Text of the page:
The aspirations to achieve peace and reconciliation in Colombia were at the center of proposals in three regional forums on the situation of the victims of the armed conflict that has affected that South American nation for the past five decades.
The last of the three meetings took place over the weekend in the northern city of Barranquilla following the request of the bargaining table between the government and the guerrillas in order to hear those affected by the conflict.
Another two forums were held in Villavicencio and in Barrancabermeja also to collect proposals to enrich discussions on the issue by the parties, which will hold another round of talks August 12 in Havana, Cuba.
The Barranquilla forum collected proposals based on justice, the no repetition of the events, physiological attention programs for minors and the setting up of centers to assist women victims of sexual violence.
The victims of the conflict insisted in setting up truth commissions to find out all that has happened all these years and to guarantee that such actions will never occur again. This was the claim of members of indigenous communities, women, youths, African descendants, displaced people, and relatives of the disappeared, victims of massacres, homicides, and extrajudicial executions.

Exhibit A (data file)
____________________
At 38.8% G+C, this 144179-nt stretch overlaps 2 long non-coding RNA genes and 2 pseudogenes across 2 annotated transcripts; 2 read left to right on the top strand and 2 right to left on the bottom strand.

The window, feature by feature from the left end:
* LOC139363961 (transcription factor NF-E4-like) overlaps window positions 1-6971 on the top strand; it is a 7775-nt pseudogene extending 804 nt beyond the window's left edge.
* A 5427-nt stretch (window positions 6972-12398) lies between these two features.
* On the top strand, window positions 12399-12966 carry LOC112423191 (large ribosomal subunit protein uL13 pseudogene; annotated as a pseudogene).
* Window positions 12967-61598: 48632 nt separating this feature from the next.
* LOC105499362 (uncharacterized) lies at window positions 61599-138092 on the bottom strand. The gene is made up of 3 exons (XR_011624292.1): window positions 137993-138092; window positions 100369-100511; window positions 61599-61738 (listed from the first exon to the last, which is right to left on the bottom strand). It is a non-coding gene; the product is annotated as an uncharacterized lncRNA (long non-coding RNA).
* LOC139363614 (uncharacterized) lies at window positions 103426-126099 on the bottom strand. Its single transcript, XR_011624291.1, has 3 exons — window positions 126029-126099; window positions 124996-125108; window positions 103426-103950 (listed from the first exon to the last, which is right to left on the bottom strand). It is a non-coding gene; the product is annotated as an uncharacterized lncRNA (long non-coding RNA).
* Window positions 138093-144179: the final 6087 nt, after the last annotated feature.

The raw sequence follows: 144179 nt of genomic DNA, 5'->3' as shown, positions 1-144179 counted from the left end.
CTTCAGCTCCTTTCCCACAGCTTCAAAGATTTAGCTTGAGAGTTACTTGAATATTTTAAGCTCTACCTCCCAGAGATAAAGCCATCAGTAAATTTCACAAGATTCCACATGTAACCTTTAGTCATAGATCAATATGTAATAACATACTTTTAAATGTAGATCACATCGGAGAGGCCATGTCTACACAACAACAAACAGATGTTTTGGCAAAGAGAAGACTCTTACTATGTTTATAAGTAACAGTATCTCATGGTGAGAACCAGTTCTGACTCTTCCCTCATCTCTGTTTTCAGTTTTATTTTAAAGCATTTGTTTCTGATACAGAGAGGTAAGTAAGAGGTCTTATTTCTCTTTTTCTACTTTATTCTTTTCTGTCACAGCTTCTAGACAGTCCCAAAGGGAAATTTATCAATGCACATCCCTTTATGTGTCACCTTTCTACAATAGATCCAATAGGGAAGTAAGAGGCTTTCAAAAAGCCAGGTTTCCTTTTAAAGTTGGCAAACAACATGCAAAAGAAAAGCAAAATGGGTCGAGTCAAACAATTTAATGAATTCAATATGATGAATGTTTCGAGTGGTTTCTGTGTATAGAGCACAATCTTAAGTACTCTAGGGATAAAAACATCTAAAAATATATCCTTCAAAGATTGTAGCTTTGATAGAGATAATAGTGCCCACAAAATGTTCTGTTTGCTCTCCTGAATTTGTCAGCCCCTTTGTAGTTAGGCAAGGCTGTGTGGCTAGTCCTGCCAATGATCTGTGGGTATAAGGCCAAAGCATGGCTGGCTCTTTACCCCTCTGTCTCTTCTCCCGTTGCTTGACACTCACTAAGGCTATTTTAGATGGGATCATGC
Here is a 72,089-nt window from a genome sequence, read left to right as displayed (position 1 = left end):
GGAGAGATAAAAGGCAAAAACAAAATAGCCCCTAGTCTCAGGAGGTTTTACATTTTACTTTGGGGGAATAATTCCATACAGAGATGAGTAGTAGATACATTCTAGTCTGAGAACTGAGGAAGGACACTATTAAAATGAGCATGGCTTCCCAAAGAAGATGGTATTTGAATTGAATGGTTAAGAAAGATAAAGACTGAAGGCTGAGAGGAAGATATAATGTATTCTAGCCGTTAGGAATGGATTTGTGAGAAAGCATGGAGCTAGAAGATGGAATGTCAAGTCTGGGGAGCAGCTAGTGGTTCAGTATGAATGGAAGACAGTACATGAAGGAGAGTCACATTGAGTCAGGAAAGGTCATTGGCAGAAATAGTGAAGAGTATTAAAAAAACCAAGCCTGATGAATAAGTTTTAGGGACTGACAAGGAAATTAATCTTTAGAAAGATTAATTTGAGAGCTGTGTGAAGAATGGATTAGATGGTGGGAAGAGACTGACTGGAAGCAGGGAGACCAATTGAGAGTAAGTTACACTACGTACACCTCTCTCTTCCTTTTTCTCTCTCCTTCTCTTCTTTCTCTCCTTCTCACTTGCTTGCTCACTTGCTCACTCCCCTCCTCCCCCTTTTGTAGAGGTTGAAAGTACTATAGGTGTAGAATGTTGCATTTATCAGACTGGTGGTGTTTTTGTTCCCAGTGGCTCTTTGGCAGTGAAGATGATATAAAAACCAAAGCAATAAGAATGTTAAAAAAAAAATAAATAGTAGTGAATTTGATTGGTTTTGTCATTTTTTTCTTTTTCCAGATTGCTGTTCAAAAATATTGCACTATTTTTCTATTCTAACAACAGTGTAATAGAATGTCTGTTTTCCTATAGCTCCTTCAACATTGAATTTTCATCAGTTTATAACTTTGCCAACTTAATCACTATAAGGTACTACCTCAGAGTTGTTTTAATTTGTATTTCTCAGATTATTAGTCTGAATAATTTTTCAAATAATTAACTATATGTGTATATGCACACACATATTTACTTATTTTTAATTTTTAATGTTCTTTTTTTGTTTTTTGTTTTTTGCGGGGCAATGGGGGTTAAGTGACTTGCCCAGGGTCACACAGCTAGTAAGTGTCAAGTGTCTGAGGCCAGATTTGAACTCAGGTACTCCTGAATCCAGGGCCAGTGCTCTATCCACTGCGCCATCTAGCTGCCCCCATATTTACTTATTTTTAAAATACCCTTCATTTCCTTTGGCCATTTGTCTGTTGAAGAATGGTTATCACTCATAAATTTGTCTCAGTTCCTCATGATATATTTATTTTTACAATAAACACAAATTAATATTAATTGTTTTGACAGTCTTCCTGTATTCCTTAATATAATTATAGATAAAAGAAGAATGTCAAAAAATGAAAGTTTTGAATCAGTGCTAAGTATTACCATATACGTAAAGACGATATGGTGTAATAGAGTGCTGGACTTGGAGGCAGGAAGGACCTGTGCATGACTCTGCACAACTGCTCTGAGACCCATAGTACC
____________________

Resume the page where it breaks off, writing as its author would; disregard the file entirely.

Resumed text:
In his closing remarks of the forum, the UN resident coordinator in Colombia Fabrizio Hochschild stressed the large participation of women which, according to official statistics, represent nearly 80 percent of the victims. For Hochschild, reconciliation guarantees the non-repetition of the events and the lasting end of the conflict.
The regional forums, organized by the United Nations and the Center to Follow up of the Peace Dialog at the National University of Colombia, preceded a national meeting to take place August 5 and 6 in the city of Cali.
The delegations of the government and the Revolutionary Armed Forces-People's Army (FARC-EP) recently issued a joint communiqué announcing their agreement on a mechanism for the direct participation in the peace process of those persons affected by the conflict, who would attend five stages of the peace talks.
The Colombian government and the guerrillas set up a bargaining table on a five-point agenda and they have thus far reached accords in three points: the integral rural development, political participation and the solution to the illegal drugs issue.
It is of the upmost interest of Colombian society, Latin American and Caribbean nations that the South American nation finds a way towards internal peace, which will favor current regional integration efforts for development.